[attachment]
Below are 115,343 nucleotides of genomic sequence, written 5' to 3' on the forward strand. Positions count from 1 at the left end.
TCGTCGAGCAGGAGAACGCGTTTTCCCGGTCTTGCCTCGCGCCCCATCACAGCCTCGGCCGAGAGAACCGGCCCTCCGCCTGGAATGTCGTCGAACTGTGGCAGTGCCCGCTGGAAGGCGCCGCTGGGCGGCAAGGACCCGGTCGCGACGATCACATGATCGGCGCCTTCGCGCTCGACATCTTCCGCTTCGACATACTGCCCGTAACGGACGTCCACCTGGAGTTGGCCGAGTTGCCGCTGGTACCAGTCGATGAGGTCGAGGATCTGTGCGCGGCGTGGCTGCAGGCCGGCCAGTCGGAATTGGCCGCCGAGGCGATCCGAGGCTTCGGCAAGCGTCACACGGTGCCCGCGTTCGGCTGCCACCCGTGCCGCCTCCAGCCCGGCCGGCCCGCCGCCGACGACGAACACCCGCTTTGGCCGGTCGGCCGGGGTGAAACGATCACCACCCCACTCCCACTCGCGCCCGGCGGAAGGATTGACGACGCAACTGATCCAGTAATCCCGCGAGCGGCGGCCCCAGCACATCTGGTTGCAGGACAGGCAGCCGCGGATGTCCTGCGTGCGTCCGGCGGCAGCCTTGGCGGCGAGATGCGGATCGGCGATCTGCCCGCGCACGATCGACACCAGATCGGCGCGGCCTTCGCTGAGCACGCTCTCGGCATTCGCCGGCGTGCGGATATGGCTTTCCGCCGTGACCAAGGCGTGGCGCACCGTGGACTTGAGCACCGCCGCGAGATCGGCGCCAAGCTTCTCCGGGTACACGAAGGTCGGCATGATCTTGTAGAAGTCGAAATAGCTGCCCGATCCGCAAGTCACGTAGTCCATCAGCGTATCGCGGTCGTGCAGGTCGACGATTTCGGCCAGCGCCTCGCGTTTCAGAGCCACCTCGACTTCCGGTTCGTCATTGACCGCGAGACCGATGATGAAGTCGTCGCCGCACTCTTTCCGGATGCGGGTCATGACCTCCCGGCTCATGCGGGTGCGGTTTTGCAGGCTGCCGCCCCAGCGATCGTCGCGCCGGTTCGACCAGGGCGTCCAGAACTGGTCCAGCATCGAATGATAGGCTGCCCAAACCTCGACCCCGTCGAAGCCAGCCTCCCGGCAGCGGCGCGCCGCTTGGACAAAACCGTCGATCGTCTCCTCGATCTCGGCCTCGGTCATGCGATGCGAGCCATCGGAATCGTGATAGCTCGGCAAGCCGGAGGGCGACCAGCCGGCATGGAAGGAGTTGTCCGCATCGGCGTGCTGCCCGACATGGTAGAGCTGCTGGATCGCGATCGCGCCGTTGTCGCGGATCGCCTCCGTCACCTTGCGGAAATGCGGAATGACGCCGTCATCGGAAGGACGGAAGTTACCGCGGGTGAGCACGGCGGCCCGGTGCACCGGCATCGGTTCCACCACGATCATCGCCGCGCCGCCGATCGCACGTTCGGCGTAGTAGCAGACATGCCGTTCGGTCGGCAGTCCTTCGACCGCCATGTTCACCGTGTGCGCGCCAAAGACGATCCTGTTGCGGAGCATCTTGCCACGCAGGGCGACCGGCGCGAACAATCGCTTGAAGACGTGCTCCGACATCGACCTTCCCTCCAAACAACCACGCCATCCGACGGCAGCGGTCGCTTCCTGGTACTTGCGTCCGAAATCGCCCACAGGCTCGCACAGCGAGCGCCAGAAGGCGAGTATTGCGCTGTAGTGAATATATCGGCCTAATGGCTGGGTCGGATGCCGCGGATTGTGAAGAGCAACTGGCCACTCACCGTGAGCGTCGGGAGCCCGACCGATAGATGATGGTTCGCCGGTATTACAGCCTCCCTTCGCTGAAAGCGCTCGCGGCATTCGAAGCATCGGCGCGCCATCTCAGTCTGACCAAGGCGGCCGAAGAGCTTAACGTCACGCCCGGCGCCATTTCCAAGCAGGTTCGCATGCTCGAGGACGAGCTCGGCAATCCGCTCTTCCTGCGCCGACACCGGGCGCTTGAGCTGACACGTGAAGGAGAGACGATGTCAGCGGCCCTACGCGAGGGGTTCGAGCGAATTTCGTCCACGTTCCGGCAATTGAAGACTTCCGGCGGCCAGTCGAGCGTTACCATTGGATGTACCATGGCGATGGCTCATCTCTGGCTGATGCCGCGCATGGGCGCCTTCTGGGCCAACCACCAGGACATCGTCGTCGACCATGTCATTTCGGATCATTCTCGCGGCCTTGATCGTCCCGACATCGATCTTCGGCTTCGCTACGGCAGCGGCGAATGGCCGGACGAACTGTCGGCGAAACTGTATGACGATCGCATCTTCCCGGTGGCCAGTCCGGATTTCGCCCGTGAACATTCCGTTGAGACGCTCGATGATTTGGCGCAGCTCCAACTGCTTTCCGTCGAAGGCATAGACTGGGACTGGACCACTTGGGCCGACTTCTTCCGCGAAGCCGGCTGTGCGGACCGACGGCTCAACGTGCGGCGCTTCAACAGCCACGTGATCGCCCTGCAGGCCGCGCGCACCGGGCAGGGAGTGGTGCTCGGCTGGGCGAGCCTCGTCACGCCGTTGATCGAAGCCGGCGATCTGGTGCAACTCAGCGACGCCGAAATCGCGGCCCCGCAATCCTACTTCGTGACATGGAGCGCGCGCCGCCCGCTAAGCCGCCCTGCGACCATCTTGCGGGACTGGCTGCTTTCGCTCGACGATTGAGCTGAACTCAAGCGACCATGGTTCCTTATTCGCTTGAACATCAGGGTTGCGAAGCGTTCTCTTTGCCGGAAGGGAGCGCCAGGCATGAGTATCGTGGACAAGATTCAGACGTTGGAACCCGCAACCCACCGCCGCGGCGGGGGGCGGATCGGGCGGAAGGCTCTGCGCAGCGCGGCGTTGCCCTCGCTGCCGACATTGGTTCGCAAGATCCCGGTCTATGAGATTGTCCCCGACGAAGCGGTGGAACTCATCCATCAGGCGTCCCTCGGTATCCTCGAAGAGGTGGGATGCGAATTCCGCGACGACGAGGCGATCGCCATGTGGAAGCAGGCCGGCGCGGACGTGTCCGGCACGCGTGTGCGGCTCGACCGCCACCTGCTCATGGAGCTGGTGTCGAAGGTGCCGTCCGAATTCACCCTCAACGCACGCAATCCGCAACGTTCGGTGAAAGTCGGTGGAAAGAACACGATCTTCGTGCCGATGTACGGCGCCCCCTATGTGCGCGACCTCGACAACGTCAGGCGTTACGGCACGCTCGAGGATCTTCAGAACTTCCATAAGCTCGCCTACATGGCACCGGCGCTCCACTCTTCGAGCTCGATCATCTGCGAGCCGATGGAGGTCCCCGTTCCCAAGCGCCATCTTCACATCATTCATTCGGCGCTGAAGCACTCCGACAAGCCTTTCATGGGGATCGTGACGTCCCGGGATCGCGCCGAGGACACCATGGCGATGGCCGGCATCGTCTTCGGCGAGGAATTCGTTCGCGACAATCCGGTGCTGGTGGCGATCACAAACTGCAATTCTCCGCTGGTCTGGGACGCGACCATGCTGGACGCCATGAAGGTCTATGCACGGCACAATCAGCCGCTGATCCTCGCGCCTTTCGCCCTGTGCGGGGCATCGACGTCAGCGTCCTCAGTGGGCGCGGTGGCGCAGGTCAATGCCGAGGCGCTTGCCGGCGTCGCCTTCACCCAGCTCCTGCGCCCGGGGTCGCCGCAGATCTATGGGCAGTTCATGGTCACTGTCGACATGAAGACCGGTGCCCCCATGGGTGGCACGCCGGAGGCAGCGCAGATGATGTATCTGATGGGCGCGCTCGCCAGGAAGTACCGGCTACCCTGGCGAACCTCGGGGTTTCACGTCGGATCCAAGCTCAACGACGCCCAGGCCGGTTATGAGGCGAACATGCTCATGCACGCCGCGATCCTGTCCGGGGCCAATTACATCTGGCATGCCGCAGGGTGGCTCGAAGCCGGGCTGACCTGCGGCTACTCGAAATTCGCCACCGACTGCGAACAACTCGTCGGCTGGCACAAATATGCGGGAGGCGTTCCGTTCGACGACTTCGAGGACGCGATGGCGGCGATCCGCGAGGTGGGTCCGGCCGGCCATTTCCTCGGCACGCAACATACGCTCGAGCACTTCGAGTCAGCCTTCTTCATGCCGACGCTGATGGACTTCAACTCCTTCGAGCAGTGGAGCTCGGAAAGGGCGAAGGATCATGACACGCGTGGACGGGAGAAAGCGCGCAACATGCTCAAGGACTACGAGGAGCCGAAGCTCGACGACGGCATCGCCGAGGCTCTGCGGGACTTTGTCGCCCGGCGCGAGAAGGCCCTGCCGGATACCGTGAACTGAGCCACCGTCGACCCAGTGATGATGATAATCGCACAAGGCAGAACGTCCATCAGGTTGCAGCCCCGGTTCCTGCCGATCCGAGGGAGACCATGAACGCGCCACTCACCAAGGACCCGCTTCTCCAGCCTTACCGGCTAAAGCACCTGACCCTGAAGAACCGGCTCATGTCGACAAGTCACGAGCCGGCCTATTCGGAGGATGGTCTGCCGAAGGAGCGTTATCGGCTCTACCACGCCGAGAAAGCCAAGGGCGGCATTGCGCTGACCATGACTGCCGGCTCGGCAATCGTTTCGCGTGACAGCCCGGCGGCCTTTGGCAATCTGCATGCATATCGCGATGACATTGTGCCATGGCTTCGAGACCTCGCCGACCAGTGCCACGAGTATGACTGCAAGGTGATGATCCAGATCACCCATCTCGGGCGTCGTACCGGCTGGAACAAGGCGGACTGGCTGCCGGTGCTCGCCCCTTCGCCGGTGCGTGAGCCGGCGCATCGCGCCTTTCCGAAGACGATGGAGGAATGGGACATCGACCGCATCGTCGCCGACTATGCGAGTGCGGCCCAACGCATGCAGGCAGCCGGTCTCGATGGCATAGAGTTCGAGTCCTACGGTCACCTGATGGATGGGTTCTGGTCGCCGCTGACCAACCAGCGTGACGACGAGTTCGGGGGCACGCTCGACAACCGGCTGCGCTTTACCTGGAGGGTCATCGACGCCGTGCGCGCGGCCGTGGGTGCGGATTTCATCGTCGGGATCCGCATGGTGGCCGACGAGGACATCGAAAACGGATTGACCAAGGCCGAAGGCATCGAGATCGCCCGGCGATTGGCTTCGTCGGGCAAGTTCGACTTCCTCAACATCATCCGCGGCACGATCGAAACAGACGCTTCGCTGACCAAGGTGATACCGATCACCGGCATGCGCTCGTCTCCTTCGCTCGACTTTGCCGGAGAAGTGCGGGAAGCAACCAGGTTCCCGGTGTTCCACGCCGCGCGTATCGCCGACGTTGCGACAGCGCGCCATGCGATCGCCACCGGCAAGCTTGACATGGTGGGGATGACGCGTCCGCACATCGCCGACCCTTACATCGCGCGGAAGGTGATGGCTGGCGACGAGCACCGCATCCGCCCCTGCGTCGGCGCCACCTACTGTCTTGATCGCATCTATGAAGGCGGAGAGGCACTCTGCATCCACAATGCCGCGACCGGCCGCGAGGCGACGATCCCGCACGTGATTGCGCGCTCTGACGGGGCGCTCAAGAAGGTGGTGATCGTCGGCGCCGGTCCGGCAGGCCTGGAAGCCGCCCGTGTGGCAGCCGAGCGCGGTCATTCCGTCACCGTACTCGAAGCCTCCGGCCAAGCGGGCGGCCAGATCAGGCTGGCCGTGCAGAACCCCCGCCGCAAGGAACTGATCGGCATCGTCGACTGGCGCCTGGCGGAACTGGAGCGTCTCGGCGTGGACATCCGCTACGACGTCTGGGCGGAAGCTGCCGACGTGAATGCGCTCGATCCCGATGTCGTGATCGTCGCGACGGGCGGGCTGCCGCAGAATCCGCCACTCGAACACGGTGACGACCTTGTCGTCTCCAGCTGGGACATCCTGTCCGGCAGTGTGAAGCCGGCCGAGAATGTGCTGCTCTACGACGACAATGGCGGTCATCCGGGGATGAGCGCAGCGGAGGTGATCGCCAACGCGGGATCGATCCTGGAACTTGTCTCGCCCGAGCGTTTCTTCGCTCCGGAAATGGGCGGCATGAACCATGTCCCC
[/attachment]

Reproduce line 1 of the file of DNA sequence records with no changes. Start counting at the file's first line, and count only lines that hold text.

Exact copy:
Below are 115,343 nucleotides of genomic sequence, written 5' to 3' on the forward strand. Positions count from 1 at the left end.